Microphone Options for DSLR Filmmaking - dummies

By John Carucci

DSLR microphones come in so many types and price ranges that sometimes it’s difficult to determine the right one for your filmmaking needs and budget. Because most DSLRs have a mini-plug connector for internal audio, you can theoretically use any microphone with a mini-plug connector.

The most common type of DSLR microphone mounts to the cameras hot shoe and plugs directly into the camera. It’s definitely an upgrade from the microdot, but its position isn’t always the best for all situations. Still, it offers decent sound reproduction in many situations. Take a look at the basic microphone types:

  • Directional: The most recognizable microphone on the planet. It’s the same type that singers use onstage, comedians use in clubs, and television news reporters hold in front of interview subjects. It’s held close to the mouth to isolate ambient sound. These cost anywhere from less than $100 to several hundred dollars or more.


  • On-camera microphones: These small microphones attach to the top of your DSLR in the flash hot shoe. Why not? You’re not going to use a flash when shooting movies, anyway.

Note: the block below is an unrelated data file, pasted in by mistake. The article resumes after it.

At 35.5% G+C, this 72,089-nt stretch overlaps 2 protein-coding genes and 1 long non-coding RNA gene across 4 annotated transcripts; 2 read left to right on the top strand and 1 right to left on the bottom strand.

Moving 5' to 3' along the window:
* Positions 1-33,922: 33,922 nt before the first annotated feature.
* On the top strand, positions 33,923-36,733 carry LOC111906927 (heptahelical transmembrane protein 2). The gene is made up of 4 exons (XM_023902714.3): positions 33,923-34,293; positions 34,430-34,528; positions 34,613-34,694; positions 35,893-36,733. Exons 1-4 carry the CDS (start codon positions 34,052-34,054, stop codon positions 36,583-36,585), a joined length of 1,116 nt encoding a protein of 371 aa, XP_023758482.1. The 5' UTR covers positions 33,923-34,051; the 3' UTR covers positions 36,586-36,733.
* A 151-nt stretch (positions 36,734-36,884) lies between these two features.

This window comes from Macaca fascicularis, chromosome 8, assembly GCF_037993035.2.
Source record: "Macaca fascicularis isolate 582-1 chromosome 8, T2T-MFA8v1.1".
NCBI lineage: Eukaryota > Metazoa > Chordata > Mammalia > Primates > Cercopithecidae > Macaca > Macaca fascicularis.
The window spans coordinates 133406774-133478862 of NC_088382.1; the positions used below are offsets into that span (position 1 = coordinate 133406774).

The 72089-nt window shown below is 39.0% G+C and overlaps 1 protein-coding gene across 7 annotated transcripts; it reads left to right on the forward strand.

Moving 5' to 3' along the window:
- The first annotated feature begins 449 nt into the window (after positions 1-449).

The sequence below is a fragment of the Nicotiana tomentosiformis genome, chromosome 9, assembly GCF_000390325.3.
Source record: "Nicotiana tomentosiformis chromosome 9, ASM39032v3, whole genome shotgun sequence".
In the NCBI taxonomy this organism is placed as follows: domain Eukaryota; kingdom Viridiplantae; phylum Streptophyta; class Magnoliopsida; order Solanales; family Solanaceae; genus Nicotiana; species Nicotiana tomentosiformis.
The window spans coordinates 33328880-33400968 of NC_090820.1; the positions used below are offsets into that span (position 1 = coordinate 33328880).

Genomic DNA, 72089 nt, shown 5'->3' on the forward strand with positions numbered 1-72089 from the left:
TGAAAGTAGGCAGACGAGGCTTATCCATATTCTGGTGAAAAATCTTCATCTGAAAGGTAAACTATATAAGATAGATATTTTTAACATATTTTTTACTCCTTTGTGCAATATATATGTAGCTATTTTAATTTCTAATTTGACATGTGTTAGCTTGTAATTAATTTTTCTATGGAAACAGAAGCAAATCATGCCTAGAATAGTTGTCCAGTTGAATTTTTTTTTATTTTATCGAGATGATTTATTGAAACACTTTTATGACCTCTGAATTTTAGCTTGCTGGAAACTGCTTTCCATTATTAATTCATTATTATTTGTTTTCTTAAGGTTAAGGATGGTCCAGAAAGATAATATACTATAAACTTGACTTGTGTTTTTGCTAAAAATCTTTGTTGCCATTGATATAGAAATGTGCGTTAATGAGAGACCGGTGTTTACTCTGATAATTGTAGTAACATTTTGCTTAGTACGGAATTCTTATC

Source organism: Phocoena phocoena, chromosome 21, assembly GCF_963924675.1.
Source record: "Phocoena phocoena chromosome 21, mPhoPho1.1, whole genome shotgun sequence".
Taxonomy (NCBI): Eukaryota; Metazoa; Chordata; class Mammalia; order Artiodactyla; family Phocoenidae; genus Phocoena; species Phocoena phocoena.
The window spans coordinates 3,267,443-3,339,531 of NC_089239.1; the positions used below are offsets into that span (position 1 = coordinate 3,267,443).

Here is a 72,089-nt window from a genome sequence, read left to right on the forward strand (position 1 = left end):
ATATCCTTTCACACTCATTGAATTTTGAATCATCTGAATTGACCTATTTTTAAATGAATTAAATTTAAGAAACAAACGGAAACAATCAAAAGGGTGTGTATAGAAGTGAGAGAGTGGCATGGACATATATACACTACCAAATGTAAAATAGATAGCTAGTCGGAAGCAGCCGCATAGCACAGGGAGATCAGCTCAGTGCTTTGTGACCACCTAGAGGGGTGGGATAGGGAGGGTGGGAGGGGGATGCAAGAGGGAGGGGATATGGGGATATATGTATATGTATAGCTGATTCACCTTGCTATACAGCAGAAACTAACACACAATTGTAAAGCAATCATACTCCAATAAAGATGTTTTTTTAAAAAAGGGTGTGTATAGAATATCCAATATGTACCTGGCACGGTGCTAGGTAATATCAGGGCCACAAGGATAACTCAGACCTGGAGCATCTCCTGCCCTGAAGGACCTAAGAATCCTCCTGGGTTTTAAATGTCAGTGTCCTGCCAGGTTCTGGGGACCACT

• Shotgun: This long narrow microphone picks up audio directly in front of it, but not necessarily close to it. Basic models are found atop everything from prosumer to professional camcorders, whereas more a dedicated version is used in television studios or atop a boom pole at a movie shoot or on a red carpet. Think of it as the sound version of a telephoto lens.


  • Lavalier: A lavalier the lapel microphone commonly used on television. Basically this tiny device clips to the subject close to the face and is wired either directly to the camera or to a transmitter on the subject. When used correctly, this microphone provides great audio and isn’t obtrusive in the shot. Conversely, when it’s used improperly, it results in a rustled, muffled mess.


A microphone designed for DSLR

Many specialized microphones are made for DSLR moviemaking. They mount the camera’s hot shoe and plug-in to the external audio jack. These range in size, performance, and price. Although they’re not perfect for all situations, they’re great if you plan on doing a lot running and gunning. Whatever kind of microphone you decide to use, it’s a good idea to have one of these in your bag.

Microphone accessories

Here are some microphone accessories you may want to investigate:

  • Boom pole: An extendable pole that allows you attach a shotgun microphone and hold it over the subject, out of camera range

  • Windscreen: A foam cover that goes over microphone to reduce wind noise

  • Microphone holder clip: Handy device that lets you mount and clip a microphone, or several microphones, to just about anything on the set